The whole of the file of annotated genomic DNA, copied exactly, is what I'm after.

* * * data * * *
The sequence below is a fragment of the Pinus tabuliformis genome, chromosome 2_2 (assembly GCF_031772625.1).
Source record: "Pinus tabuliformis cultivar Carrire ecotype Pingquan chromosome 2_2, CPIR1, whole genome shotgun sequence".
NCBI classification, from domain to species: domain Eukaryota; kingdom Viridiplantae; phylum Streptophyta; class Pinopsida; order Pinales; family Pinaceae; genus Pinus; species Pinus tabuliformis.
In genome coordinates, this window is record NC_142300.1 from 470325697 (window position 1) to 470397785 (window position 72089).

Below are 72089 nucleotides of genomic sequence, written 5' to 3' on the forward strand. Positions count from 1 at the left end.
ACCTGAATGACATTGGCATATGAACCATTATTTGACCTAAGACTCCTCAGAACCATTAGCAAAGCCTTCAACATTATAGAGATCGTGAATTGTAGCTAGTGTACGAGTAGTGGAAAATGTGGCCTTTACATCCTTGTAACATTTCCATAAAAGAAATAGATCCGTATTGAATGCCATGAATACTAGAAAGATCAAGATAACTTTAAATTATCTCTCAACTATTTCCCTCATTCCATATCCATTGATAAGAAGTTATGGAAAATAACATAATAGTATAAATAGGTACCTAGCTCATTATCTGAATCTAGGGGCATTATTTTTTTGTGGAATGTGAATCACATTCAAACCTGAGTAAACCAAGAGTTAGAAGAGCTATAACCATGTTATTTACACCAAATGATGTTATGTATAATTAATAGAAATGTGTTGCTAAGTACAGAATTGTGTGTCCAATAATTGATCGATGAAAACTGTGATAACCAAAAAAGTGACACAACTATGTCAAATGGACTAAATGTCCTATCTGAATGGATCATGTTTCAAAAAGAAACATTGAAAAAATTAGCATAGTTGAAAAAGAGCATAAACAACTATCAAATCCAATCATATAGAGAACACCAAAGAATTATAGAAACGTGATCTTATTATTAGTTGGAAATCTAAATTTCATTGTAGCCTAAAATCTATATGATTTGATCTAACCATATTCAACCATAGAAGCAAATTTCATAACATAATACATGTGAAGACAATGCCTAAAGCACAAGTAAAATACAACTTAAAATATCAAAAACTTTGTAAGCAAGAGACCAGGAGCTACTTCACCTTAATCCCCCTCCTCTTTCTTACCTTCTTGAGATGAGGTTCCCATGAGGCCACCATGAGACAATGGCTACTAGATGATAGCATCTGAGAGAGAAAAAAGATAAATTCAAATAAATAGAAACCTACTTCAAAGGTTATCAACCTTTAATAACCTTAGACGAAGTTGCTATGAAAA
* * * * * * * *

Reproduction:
The sequence below is a fragment of the Pinus tabuliformis genome, chromosome 2_2 (assembly GCF_031772625.1).
Source record: "Pinus tabuliformis cultivar Carrire ecotype Pingquan chromosome 2_2, CPIR1, whole genome shotgun sequence".
NCBI classification, from domain to species: domain Eukaryota; kingdom Viridiplantae; phylum Streptophyta; class Pinopsida; order Pinales; family Pinaceae; genus Pinus; species Pinus tabuliformis.
In genome coordinates, this window is record NC_142300.1 from 470325697 (window position 1) to 470397785 (window position 72089).

Below are 72089 nucleotides of genomic sequence, written 5' to 3' on the forward strand. Positions count from 1 at the left end.
ACCTGAATGACATTGGCATATGAACCATTATTTGACCTAAGACTCCTCAGAACCATTAGCAAAGCCTTCAACATTATAGAGATCGTGAATTGTAGCTAGTGTACGAGTAGTGGAAAATGTGGCCTTTACATCCTTGTAACATTTCCATAAAAGAAATAGATCCGTATTGAATGCCATGAATACTAGAAAGATCAAGATAACTTTAAATTATCTCTCAACTATTTCCCTCATTCCATATCCATTGATAAGAAGTTATGGAAAATAACATAATAGTATAAATAGGTACCTAGCTCATTATCTGAATCTAGGGGCATTATTTTTTTGTGGAATGTGAATCACATTCAAACCTGAGTAAACCAAGAGTTAGAAGAGCTATAACCATGTTATTTACACCAAATGATGTTATGTATAATTAATAGAAATGTGTTGCTAAGTACAGAATTGTGTGTCCAATAATTGATCGATGAAAACTGTGATAACCAAAAAAGTGACACAACTATGTCAAATGGACTAAATGTCCTATCTGAATGGATCATGTTTCAAAAAGAAACATTGAAAAAATTAGCATAGTTGAAAAAGAGCATAAACAACTATCAAATCCAATCATATAGAGAACACCAAAGAATTATAGAAACGTGATCTTATTATTAGTTGGAAATCTAAATTTCATTGTAGCCTAAAATCTATATGATTTGATCTAACCATATTCAACCATAGAAGCAAATTTCATAACATAATACATGTGAAGACAATGCCTAAAGCACAAGTAAAATACAACTTAAAATATCAAAAACTTTGTAAGCAAGAGACCAGGAGCTACTTCACCTTAATCCCCCTCCTCTTTCTTACCTTCTTGAGATGAGGTTCCCATGAGGCCACCATGAGACAATGGCTACTAGATGATAGCATCTGAGAGAGAAAAAAGATAAATTCAAATAAATAGAAACCTACTTCAAAGGTTATCAACCTTTAATAACCTTAGACGAAGTTGCTATGAAAA